My one wish: that we got more mic’d up content.
[NBC 2020 STANLEY CUP PLAYOFF HUB]
Which top-four seed from either conference do you feel is most vulnerable?
James O’Brien, NHL writer: The Stars. I was tempted to say “the Stars, easily,” but the Hurricanes are a fairly scary opponent for the Bruins. The gap between the Stars (82 standings points) and the teams that finished outside of the top four in the West was tiny; in fact, the Oilers (83) actually had more standings points, but Dallas played two fewer games. The point is that the Stars didn’t stand far above their peers, and those peers include the Flames. While the Stars play the sort of strong defense that can take them far in the playoffs, I picked Calgary to win that series, as they strike a better overall balance of depth, scoring, and may still have the best blueliner in the series in Mark Giordano. (For now, at least.)
Michael Finewax, Rotoworld Senior Hockey Writer/Editor: : The top-four team that is most vulnerable in my opinion is Washington. I have been impressed with the Islanders and think that they will beat Barry Trotz’s former team. I’m not a big fan of Braden Holtby and without Ilya Samsonov to back him up, I think the Capitals will have a tough time with New York.
Sean Leahy, NHL writer: Let’s get wild. I know the Lightning have a lot to prove after last year’s sweep... but 2020 has been a crazy year and we’ve seen some wild things already. The Blue Jackets may not have the star power compared to Tampa, but they buy into John Tortorella’s system and approach and it shows on the ice. Look how much trouble they gave the Maple Leafs in shutting down their big names. For as much as the Lightning want to get revenge, Columbus has entered this postseason -- really, this entire season -- without fear and full of confidence.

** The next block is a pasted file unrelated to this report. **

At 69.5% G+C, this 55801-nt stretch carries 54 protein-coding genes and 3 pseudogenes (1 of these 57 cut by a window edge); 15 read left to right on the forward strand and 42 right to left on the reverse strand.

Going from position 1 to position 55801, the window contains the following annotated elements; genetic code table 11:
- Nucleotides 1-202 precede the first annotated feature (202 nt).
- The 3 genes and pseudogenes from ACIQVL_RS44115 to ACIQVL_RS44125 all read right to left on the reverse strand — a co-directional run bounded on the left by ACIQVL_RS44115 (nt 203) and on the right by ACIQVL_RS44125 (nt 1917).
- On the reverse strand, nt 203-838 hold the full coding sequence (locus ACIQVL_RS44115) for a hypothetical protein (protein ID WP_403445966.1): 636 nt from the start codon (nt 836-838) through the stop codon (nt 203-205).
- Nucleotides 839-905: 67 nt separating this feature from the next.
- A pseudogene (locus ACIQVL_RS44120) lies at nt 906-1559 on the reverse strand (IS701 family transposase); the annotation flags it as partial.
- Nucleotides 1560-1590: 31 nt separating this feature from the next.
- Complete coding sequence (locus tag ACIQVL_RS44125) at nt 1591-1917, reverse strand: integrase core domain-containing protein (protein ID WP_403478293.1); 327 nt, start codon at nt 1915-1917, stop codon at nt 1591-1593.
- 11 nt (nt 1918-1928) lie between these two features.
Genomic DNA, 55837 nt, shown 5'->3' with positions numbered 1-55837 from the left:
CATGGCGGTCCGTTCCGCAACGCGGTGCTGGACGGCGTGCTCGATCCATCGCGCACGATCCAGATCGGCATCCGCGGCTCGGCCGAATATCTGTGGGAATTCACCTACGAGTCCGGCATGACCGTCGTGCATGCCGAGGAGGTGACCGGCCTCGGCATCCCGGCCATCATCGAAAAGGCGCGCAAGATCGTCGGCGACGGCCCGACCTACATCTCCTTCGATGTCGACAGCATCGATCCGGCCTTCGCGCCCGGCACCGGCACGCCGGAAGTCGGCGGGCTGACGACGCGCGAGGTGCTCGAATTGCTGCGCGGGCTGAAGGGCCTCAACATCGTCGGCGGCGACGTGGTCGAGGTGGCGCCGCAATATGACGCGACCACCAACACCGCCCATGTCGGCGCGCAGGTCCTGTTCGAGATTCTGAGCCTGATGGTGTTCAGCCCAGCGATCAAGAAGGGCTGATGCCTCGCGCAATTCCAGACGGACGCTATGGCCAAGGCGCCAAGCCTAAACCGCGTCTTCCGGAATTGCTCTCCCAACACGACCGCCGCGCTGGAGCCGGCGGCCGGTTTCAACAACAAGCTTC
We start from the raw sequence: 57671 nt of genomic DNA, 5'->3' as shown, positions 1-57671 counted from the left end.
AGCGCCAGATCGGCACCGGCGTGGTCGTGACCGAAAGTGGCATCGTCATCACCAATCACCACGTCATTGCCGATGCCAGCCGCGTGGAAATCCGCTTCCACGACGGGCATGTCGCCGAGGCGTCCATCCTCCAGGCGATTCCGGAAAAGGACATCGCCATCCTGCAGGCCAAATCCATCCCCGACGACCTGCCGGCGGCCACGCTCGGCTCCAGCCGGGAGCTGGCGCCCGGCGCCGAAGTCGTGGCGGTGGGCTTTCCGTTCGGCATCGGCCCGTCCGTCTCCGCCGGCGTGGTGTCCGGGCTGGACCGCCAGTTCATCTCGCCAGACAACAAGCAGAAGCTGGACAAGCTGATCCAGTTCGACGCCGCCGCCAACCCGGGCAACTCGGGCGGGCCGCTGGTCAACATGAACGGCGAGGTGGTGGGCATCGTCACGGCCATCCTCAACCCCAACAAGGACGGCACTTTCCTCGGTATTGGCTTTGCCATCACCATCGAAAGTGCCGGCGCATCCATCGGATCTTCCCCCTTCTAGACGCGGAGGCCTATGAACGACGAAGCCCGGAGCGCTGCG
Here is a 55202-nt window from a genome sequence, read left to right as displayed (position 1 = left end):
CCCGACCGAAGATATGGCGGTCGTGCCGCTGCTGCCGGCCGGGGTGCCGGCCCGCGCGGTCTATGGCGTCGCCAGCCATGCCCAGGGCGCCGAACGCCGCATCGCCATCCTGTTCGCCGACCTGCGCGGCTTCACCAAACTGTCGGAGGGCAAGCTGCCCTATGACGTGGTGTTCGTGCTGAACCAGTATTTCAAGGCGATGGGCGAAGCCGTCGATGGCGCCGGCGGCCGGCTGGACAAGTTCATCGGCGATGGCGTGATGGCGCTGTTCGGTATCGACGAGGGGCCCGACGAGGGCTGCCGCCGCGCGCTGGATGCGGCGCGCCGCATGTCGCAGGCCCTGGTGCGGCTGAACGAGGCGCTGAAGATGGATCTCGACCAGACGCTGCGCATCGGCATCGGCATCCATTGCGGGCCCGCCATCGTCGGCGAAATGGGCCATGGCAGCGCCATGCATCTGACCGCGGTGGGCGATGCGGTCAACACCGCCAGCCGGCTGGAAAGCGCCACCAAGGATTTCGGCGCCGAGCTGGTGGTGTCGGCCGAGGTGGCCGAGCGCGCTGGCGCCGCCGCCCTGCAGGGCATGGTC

Adam Gretz, NHL writer: The easy answer here for me is Dallas because they did not look great in the Round-Robin phase and I still question if they can score enough goals to make an impact. But they have a great goalie situation and an outstanding defense and that gives them a chance. So I am going to go bold here and say the Boston Bruins are the most vulnerable. Not necessarily because they struggled in the Round-Robin phase, but because they have the toughest Round 1 matchup of any of the top-four teams are are getting an opponent in the Carolina Hurricanes that is absolutely good enough to beat them. They have an exciting young roster and just steamrolled the New York Rangers in the play-in round, and did so without the services of Dougie Hamilton, their best defenseman. Very difficult opening matchup for a team that ran away with the best record in the league during the 2019-20 regular season.
Jake Abrahams, Managing Editor, NHL content: The Bruins. Partly due to their performance in the three Round Robin games (notably: 1 point combined from Patrice Bergeron, Brad Marchand, and David Pastrnak), and partly because their First Round opponent, the Hurricanes, steamrolled the Rangers last week. We know Boston can beat Carolina (see: 2019 Eastern Conference Final), but this is a dangerous (and improved) Canes squad that will be eager to avenge last year’s loss. Boston better find its game quickly if it wants to hang around in the 2020 playoffs.